Tag Archives: windows

Compress Contents to Save Disk Space

Copy and Backup Utility Review – Robocopy or Xcopy, Which One?

Robocopy or Xcopy Which One to Use?

These two command line file copy utilities seem to provide the same functions. However don’t be deceived by the number of options xcopy provides. It is just a as it is a poor relative of the more robust, featured,
When to Use Xcopy and When to use Robocopy?
If you need advanced features such as backing-up, type of copy and you want 100% reliability of the copy process then Robocopy (robust copy) is your choice. If on the other hand, you don’t have a complex copy job Xcopy will do it. Xcopy is part of the operating system, it comes with Windows, whereas robocopy needs to be copied from another system, or you need to install the Resource Kit. To put it more simple, xcopy is always available as the shell command “copy”.

Features of Xcopy and Robocopy

Why not use the shell command copy then, is the next question. Because “copy” is just too minimal and cannot accomplish what the other two can. It only copies files and not directories with the afferent directory structure. It cannot copy attributes and ACLs.
In contrast, the other two file copy utilities are featured in such way that they can be easily used as backup systems if the correct options are setup. In conjunction with the scheduler and using a batch script this can be a powerful backup solution that is both inexpensive and flexible.
The features of Xcopy and Robocopy are: selective attributes replication, ACLs can be maintained or not for the files copied, ownership can be copied or not, folder structure replication, fully automation, archive attribute support – which makes it a real backup utility, file exclusion option, verification of the copied files, performance tuning.

What are the differences between Xcopy and Robocopy?

If we were to sum up we could say that Robocopy is way more powerful than Xcopy. But of course you might ask me for arguments to support my statement, here they are:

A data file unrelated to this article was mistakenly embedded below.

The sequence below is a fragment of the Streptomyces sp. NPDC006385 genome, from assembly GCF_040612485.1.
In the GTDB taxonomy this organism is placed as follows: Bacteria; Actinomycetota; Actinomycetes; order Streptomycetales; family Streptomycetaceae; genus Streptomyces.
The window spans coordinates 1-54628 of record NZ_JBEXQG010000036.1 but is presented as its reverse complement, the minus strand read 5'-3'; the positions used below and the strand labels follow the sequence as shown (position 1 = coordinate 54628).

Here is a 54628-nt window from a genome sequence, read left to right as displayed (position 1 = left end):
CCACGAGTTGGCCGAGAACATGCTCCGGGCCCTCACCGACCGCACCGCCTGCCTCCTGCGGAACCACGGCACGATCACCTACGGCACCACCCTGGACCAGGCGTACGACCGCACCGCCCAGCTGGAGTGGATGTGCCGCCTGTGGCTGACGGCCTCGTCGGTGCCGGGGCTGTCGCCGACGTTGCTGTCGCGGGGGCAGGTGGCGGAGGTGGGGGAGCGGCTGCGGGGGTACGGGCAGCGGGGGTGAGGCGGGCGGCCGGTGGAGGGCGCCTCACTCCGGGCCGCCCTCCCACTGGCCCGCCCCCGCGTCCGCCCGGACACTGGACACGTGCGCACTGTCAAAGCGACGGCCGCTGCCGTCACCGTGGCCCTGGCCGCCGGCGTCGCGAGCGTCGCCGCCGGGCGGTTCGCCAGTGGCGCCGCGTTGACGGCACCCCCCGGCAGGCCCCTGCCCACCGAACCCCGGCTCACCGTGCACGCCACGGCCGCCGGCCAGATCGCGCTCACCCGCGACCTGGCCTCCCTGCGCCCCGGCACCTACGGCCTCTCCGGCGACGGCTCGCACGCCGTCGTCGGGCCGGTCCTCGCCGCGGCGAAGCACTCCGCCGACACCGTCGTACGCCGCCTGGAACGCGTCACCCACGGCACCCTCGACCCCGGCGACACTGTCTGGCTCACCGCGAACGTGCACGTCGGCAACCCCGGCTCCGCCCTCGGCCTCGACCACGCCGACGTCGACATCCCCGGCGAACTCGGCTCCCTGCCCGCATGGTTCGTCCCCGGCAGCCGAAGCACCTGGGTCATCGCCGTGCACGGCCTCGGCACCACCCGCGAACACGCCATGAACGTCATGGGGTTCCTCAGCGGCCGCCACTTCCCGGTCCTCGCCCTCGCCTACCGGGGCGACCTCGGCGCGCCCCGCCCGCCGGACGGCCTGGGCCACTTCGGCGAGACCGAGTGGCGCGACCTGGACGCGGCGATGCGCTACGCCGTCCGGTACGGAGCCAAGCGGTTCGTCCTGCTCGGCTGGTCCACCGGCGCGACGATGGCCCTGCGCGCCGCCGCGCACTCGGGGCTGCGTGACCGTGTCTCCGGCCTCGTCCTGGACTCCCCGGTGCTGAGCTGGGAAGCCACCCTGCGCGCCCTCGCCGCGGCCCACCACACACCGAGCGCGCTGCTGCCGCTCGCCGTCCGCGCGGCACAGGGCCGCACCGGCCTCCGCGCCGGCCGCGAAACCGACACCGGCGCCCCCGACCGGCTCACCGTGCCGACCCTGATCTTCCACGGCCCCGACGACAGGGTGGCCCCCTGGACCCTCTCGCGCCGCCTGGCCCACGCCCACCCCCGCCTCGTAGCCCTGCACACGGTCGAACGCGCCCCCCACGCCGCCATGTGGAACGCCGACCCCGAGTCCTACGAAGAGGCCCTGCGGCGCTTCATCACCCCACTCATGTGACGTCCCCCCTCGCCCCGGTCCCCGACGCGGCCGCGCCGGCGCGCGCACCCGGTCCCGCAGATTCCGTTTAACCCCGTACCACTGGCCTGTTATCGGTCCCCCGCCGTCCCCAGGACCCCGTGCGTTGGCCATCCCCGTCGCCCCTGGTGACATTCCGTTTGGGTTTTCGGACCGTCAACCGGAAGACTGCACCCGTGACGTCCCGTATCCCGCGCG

The most annoying thing about Xcopy is that you can’t use the network restartable mode if you copy ACls. Isn’t this annoying? For me this was enough of a reason to install the Resource Kit and get the Robocopy immediately. But wait, the list doesn’t stop here.

Robocopy as a Backup Software

Why is Robocopy worth writing about? Robocopy is a great software that can be used as a backup utility. Its features makes it fit for maintaining automated file backup using various approaches. It can be used for directory mirroring, for archiving files, for moving files, etc…
It can be used to copy only new or changed files, it can use the archive bit, as any good backup software would.
If the target directory is enabled for compression, it can save space as well.
Another application of Robocopy is during migrations or server upgrades. Because sometimes migrations or server changes are time sensitive, we need to copy as much as possible before switching to the new server. This where Robocopy comes in handy. You start the mirroring ahead of time, so all the files are copied. When the time of switching is close there are only minor changes to be done so the operation is very fast. The key options for this applications are: robocopy /MIR to mirror the directory, robocopy /MON:n to MONitor the source and run again when more than n changes occur and robocopy /MOT:m to MOnitor source and run again in m minutes Time, if changed.
Another neat application is to archive files that haven’t been used in a given period.
This command moves files that haven’t been used in 500 days, in restartable mode, copying the attributes, the file’s owner, and the ACL, excluding older files.
robocopy C:\FILES \\SERVER\FILES-ARCHIVE /e /zb /r:0 /w:1 /copy:daso /xo /move /MINLAD:500

Other Cheap Backup Utilities

Another cheap, (free), utility is xxcopy.
The utility competes with Robocopy, has versions for both 32 bit and 64 bit OS, and has more command switches.
However, this isn’t a free program for businesses, it is free for for personal use though.

Downloads and Resources

Download the resource kit for Windows 2003 here, (the resource kit contains robocopy): http://www.microsoft.com/download/en/details.aspx?id=17657
You can download xxcopy here: http://www.xxcopy.com/xcpydnld.htm
A robocopy GUI interface can be downloaded here: http://download.microsoft.com/download/f/d/0/fd05def7-68a1-4f71-8546-25c359cc0842/UtilitySpotlight2006_11.exe
Another robocopy GUI interface can be downloaded here: http://download.microsoft.com/download/f/d/0/fd05def7-68a1-4f71-8546-25c359cc0842/HoffmanUtilitySpotlight2009_04.exe

Compress files in Windows